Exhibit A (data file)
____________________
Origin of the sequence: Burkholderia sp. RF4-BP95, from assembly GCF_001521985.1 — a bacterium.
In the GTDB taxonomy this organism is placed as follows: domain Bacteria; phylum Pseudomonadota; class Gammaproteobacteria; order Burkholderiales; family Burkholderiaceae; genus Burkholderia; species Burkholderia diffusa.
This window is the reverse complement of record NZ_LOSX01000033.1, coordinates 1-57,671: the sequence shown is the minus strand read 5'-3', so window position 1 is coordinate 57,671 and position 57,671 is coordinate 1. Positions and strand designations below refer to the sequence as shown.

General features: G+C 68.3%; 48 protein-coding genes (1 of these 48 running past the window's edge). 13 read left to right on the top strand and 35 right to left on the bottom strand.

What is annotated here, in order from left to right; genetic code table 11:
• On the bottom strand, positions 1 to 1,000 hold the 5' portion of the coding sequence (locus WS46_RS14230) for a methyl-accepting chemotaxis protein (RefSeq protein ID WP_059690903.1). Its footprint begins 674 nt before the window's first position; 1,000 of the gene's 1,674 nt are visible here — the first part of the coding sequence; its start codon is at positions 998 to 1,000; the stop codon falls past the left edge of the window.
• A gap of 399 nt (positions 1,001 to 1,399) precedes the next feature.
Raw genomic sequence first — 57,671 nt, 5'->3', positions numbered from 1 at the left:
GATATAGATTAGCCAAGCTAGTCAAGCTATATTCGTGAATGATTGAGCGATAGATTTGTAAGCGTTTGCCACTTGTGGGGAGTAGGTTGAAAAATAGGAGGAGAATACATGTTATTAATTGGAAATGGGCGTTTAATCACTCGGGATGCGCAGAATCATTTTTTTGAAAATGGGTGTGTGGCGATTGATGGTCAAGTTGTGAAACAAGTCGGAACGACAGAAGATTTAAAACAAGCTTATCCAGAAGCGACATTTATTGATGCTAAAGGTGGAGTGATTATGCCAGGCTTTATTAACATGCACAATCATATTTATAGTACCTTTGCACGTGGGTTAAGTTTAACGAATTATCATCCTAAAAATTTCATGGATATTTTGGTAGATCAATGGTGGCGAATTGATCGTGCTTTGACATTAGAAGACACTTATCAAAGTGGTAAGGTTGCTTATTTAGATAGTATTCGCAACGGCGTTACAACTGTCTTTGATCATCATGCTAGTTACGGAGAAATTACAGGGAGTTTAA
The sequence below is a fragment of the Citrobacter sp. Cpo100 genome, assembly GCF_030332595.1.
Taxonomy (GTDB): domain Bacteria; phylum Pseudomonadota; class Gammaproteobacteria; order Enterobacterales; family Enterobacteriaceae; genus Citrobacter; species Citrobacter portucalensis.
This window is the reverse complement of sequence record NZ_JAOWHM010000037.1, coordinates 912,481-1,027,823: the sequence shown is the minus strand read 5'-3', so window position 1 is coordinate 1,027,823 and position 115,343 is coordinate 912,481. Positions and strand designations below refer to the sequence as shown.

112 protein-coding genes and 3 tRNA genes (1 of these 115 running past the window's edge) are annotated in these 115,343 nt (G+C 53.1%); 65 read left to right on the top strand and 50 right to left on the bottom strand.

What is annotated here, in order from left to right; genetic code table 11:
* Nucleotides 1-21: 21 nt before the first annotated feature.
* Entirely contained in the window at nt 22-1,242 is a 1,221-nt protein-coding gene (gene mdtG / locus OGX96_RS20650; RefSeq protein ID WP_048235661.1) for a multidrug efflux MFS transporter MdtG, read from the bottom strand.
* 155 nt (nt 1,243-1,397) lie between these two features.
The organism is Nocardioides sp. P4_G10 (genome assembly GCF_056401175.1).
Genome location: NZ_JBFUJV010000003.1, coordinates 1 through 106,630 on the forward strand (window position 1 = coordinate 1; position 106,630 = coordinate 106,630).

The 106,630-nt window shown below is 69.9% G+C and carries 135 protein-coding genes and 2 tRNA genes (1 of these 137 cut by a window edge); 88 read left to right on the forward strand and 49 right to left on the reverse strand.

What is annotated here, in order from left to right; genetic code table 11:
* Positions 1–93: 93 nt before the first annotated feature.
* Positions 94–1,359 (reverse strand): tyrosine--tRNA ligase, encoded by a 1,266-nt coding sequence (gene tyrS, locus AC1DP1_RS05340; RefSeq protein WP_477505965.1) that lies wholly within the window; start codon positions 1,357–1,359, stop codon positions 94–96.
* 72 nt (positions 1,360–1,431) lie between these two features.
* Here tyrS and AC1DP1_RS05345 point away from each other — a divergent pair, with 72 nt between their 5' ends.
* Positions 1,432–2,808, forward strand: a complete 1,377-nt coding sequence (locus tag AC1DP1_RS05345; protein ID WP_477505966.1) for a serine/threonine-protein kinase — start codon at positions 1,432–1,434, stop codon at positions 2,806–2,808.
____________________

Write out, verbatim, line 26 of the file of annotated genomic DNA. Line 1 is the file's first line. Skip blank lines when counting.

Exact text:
* Positions 1,432–2,808, forward strand: a complete 1,377-nt coding sequence (locus tag AC1DP1_RS05345; protein ID WP_477505966.1) for a serine/threonine-protein kinase — start codon at positions 1,432–1,434, stop codon at positions 2,806–2,808.